Friday, June 22, 2007

Bogra Training Session, June 11th-14th

We just completed the first training session with the data collectors we’ll be working with on the project. The thirteen villagers from the Rangpur district with whom we’ll be working met us at Nijera Kori’s training center in Bogra for three days of data-collection training last week. Unnayan Onneshan’s Monower Mostafa led the training sessions, which he focused on consciousness-raising and interview techniques. Nijera Kori, who helped us determine an ideal site for our research, introduced us to these thirteen villagers who they have worked with through their own grassroots organizing work in the area. Upon meeting them for the first time, we were very impressed with their sense of comfort in interviewing and their enthusiasm for the research and the subject of microcredit.

We first met the villagers on the night we arrived in Bogra, at dinner. After we all introduced ourselves, they sang us what turned out to be one of many songs over the next few days. Singing is very common in Bangladesh, especially in the rural areas. The landless people who work with Nijera Kori are particularly excited about singing together, about all sorts of topics ranging from group solidarity to Bangladesh's liberation war to Hindu-Muslim unity.

Monower focused the first day of training on developing the perspectives of the villagers, helping them think critically about life in their village. Through a mixture of lecture, discussion, and hands-on activities throughout the day, he worked with them to come to a broader understanding of the changing dynamics of their village over time and the differences between microcredit institutions and different forms of credit available to people in their village. The training was still going strong at 9:00 when we realized it was time for dinner and we had to stop for the day. We apologized for keeping them so late, and they insisted that they were so excited about the work we were doing together that they could stay for two more hours without needing to stop.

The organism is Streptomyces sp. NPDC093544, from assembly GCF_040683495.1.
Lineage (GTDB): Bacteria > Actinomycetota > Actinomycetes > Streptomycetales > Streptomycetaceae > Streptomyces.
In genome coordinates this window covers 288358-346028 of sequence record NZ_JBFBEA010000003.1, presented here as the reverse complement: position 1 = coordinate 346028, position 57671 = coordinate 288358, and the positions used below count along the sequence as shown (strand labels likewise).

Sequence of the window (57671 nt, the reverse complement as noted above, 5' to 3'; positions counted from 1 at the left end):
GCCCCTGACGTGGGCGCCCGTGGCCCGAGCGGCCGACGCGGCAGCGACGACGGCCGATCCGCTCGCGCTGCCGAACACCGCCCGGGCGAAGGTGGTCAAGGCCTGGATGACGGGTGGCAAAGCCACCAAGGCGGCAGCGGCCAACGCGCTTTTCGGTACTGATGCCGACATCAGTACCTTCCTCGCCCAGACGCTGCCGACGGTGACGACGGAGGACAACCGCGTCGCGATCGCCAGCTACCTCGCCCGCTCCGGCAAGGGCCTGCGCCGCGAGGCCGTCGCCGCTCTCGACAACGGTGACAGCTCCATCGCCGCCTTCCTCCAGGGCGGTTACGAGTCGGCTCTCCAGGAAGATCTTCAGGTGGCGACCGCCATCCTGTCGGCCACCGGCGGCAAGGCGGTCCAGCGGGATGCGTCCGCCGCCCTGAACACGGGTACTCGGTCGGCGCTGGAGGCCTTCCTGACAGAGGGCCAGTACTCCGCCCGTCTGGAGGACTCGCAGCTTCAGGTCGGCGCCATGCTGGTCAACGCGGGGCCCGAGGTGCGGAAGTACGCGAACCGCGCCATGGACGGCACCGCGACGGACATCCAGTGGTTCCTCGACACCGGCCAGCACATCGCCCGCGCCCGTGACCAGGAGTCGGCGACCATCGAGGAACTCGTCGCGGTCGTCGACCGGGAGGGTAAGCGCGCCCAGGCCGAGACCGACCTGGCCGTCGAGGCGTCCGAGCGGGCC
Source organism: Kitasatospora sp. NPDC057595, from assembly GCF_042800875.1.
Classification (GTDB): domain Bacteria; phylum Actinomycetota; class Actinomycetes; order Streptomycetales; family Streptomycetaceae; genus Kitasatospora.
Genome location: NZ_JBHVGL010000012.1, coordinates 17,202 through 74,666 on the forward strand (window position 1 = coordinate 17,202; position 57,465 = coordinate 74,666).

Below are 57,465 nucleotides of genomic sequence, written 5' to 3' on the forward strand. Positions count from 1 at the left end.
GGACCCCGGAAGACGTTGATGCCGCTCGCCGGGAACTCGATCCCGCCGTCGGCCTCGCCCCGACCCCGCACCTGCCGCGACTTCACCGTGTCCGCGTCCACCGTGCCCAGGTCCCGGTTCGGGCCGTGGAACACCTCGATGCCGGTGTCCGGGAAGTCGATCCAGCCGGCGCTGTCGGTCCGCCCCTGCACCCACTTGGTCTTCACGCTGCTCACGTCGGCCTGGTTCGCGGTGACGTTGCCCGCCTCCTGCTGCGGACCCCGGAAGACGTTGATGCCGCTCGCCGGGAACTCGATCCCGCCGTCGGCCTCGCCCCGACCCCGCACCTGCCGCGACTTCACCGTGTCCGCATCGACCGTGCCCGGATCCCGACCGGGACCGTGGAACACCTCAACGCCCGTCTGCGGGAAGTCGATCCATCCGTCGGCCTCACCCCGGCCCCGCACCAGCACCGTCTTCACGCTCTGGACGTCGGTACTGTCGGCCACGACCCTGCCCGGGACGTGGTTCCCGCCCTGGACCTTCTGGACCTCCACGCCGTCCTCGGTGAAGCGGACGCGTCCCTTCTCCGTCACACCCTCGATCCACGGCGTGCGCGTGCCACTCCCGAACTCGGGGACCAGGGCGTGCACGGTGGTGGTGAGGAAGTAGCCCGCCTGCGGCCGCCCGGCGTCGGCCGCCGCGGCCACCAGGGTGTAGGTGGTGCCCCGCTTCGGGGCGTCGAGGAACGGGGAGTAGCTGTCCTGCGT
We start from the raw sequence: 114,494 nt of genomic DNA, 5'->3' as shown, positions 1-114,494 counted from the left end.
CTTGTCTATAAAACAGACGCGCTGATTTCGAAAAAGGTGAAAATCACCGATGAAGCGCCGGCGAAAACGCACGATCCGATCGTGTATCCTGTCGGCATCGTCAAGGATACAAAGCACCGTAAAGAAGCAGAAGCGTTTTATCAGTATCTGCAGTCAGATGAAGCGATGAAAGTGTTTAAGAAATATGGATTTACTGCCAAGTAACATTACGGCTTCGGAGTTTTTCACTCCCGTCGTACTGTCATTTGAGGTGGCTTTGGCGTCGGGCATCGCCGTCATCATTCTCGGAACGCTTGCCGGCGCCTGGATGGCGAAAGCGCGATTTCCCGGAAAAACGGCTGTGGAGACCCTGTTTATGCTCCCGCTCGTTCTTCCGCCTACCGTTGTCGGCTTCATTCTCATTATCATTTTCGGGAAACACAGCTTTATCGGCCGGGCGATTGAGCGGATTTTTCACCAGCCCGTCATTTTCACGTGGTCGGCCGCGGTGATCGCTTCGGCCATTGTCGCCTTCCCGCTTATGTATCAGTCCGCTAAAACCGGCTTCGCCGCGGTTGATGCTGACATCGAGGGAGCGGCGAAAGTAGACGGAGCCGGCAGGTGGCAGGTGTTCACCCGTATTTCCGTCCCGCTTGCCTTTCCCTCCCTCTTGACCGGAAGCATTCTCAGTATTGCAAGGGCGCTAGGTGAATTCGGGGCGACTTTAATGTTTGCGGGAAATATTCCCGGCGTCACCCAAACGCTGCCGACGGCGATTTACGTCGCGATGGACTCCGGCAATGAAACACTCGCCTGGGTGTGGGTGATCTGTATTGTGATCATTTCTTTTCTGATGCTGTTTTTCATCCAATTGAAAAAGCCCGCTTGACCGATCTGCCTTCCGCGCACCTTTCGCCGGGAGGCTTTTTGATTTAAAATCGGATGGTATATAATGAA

On the second day of training, we unveiled the digital voice recorders that they will be using to record their interviews with their fellow villagers. After teaching them in small groups for about half an hour how to use the different buttons, the excitement became palpable. Learning to use the new technology was really exciting for them, particularly being able to hear their own voices played back to them. They immediately began practicing, conducting sample interviews and recording themselves singing into the recorders. They took turns recording each other, some singing alone, some in groups. Their love of singing collectively turned out to be a great way to engage more actively in learning about the technology that they'll be using for conducting interviews.

The last day of training, we staged mock interviews with another group of villagers who were visiting the center for a different Nijera Kori training session. It was great to get a chance to see our data collectors in action, trying out their new skills. Hearing the stories they heard from their test respondents was exciting. They emphasized their enthusiasm for talking to people like them about their stories and experiences with microcredit.

We are feeling extremely excited about the results of the training session, and the enthusiasm of the interviewers about getting the stories heard of microcredit at the grassroots level. The training was designed to give our data collectors the tools to fully explore people’s stories about microcredit from their own perspectives. We deemphasized formally-framed questions, and taught them instead to be sensitive to following the natural progression of stories and conversations, getting as much detail and as many angles as possible. In their sample interviews, we saw this training come to fruition. In early July, we’ll be heading up to Rangpur for a while for a follow-up training and the beginning of our data collection process!

We look forward to posting more stories about the individual interviewers soon.

1 comment:

joe s said...

reading this i was stunned at how effectively you guys are using grassroots organizing to learn more about microcredits in bangladesh. i think NGOs around the world could benefit from the way you are approaching this and if every foundation did what you're doing the world would be a better place. that and if new order toured the US again...please bernard sumner please?